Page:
Table for 3: The Story Behind Dinner with Linda Darling-Hammond and Diane Ravitch
This past Wednesday I hatched an idea. Why not invite Linda Darling-Hammond and Diane Ravitch to dinner, two of my mentors, and the most notable and influential voices in education? Let me first start with the academic part of today’s blog post. Reddick and Vasquez Heilig (2012) discussed mentoring in the peer-reviewed paper Constellations a Promising Strategy?
Mentoring is defined as the process in which a senior, experienced person (the mentor) engages with a junior, less-experienced person (the mentee, or protégé) in order to foster the psychosocial development of the junior person (Kram, 1988). The term ‘mentor’ comes from the Greek epic The Odyssey, in which the hero Odysseus placed his son, Telemachus, in his old friend Mentor’s care when he left for war.
Social Exchange Theory. Social exchange theory is a concept developed by Homans (1958) that posited that humans engage in relationships that provide benefits (in terms of outcomes and satisfaction). Simply put, relationships that are costly but provide little or no benefits are unsustainable. Mentoring can be understood through a social exchange theoretical construct: both mentors and mentees/protégés must find mutual benefit and satisfaction for the relationship to continue. Often the benefits to mentees are well-documented and articulated, but mentor benefits are rarely explicated. Essentially, mentors have to experience some benefit from the mentoring dynamic as well for the relationship to be enduring and ultimately, successful.
Mentoring Networks. Though mentoring is often understood (and exemplified) in one-on-one settings (termed dyads), recent research on mentoring suggests that a more beneficial and enduring conceptualization is that of constellation mentoring (Johnson & Ridley, 2008). In constellation mentoring, the mentee is immersed in a network of supportive mentors that provide access to social and cultural capital. This contrasts traditional notions of mentor where a mentee is mentored by just one person. In this conception, the responsibilities of mentorship are distributed across several mentors, and the mentee reaps the benefit of having multiple perspectives to learn from and follow. Given the full schedules of successful individuals and their commitment to community service projects, we raise the significance of constellation approaches so that no single individual is excessively burdened with the sole responsibility of mentoring.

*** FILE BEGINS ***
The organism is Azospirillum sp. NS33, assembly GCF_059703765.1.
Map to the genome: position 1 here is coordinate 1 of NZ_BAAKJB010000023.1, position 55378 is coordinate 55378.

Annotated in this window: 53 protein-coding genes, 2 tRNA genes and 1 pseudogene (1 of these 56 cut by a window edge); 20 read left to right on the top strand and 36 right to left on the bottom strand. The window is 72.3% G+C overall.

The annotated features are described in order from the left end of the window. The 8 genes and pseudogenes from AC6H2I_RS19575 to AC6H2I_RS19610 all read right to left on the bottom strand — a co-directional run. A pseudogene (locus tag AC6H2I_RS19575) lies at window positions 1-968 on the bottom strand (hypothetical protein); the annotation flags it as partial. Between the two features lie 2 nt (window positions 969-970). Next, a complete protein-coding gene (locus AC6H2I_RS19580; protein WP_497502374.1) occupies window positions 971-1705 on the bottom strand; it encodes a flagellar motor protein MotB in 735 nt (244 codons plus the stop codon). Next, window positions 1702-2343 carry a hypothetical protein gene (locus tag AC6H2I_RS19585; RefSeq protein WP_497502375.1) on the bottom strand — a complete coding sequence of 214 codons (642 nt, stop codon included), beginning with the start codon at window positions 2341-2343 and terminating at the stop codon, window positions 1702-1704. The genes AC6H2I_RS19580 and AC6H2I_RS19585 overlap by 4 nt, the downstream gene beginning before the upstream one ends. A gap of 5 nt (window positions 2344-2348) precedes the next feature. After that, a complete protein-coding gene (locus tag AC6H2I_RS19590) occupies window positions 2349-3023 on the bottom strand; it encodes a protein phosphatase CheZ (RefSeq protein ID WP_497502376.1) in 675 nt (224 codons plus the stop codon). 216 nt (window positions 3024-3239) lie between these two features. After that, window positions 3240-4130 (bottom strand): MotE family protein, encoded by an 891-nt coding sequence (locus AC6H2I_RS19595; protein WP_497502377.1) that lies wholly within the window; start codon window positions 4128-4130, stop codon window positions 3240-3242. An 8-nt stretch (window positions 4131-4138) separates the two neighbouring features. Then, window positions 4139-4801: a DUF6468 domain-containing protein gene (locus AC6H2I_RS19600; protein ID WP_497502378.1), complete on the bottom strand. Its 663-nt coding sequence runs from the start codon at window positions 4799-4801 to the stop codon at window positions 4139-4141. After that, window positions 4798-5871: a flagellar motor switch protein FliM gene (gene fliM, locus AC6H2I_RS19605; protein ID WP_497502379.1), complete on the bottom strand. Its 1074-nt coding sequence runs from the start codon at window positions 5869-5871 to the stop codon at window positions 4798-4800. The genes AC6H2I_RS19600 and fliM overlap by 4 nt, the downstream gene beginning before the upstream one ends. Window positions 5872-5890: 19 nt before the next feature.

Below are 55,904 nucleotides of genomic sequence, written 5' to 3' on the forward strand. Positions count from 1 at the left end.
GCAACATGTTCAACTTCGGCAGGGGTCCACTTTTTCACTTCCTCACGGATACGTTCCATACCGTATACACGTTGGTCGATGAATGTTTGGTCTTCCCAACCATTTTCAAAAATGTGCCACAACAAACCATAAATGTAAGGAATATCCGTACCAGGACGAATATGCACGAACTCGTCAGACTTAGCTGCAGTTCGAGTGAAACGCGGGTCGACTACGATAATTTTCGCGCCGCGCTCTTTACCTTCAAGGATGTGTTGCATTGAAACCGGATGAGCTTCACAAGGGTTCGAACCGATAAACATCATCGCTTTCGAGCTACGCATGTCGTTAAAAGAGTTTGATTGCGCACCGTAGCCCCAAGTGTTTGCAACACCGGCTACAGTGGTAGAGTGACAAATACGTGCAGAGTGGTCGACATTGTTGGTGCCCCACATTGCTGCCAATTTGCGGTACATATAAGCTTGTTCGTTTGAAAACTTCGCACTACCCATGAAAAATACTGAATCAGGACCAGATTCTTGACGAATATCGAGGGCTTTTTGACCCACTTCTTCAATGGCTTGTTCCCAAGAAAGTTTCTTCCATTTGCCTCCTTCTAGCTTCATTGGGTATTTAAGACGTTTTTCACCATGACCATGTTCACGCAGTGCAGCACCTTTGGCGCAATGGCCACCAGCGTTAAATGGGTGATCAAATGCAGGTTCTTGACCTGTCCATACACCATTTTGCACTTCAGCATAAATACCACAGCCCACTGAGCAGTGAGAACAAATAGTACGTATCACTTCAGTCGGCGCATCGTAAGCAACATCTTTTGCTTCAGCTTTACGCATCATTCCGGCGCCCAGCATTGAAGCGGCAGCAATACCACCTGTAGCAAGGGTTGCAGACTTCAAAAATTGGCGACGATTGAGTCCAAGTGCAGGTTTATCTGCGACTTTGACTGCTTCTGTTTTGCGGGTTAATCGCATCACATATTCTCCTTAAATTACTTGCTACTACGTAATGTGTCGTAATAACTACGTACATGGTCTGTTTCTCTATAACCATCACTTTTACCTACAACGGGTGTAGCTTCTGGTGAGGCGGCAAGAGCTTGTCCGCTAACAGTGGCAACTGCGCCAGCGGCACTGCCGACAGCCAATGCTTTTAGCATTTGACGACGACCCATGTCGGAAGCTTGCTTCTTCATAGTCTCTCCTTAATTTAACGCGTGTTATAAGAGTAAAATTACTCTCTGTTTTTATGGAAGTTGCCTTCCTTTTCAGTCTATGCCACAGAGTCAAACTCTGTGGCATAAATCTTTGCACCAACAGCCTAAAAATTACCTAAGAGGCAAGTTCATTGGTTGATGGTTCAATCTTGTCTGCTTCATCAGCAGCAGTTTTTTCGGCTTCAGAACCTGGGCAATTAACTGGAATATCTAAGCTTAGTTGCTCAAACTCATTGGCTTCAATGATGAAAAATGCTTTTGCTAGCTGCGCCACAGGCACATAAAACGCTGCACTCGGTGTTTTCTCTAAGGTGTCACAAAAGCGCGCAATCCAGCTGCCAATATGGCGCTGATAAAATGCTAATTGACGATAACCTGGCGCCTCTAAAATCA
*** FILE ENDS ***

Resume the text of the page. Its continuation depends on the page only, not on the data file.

So last evening was an opportunity to sit at the fount of wisdom. What was said in the dinner exchange between Linda and Diane was “off-the-record.”
I wish CBS, NBC, ABC, and FoxNews could have filmed, okay… we could skip FoxNews. It was a dinner that I won’t ever forget. I am very thankful to Linda and Diane for their wisdom. Linda believed in me while I was a graduate student at Stanford. I didn’t arrive at Stanford as the most acclaimed individual, but she “launched” my investigations by ALWAYS taking time for my dreams and hopes. She has been my madrina for more than a decade.
Diane is a new mentor. Only within the past two years have I joined her arm in arm for the fight for public education to stay public. It has been quite a ride. What she doesn’t know is that I have assigned her earlier work in my school reform class for years. Since 2010, I have added her two newest books to the curriculum of my course— Death and Life and Reign of Error provide an arc for her work. Thank you again Diane for the encouragement and advice to finish my book. It’s coming.
Diane and Linda are not the only colleagues from whom I have been fortunate to receive formal and informal mentorship. I am very thankful to all of faculty in my mentoring constellation during my academic journey. Thank you to Arnetha Ball, Linda Tillman, Michelle Young, Edmund Gordon Jr., Francisco Ramirez, Pedro Reyes, Angela Valenzuela, Linda McNeil, David Berliner and many more.
But we can’t only take. Currently, the educational research community is engaged in Philadelphia at the American Educational Research Association Conference (AERA). Despite the avalanche of responsibilities that I am facing, I spent the past two days paying it forward as a faculty mentor for new faculty and aspiring graduate students at the David L. Clark seminar and the William L. Boyd Seminar. In my address at the David L. Clark seminar, I was fortunate to welcome the attendees to the community of scholars. My challenge to you today is to pay it forward.
Again, yesterday was an evening I will never forget. Thank you “Lightning and Thunder.” I will let you guess which is which.
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Reddick, R. & Vasquez Heilig, J. (2012). The current and dire state of African American male crime and education in the Central Southwest: Are mentoring constellations a promising strategy? Journal of African American Males in Education, 3(1), 29-46.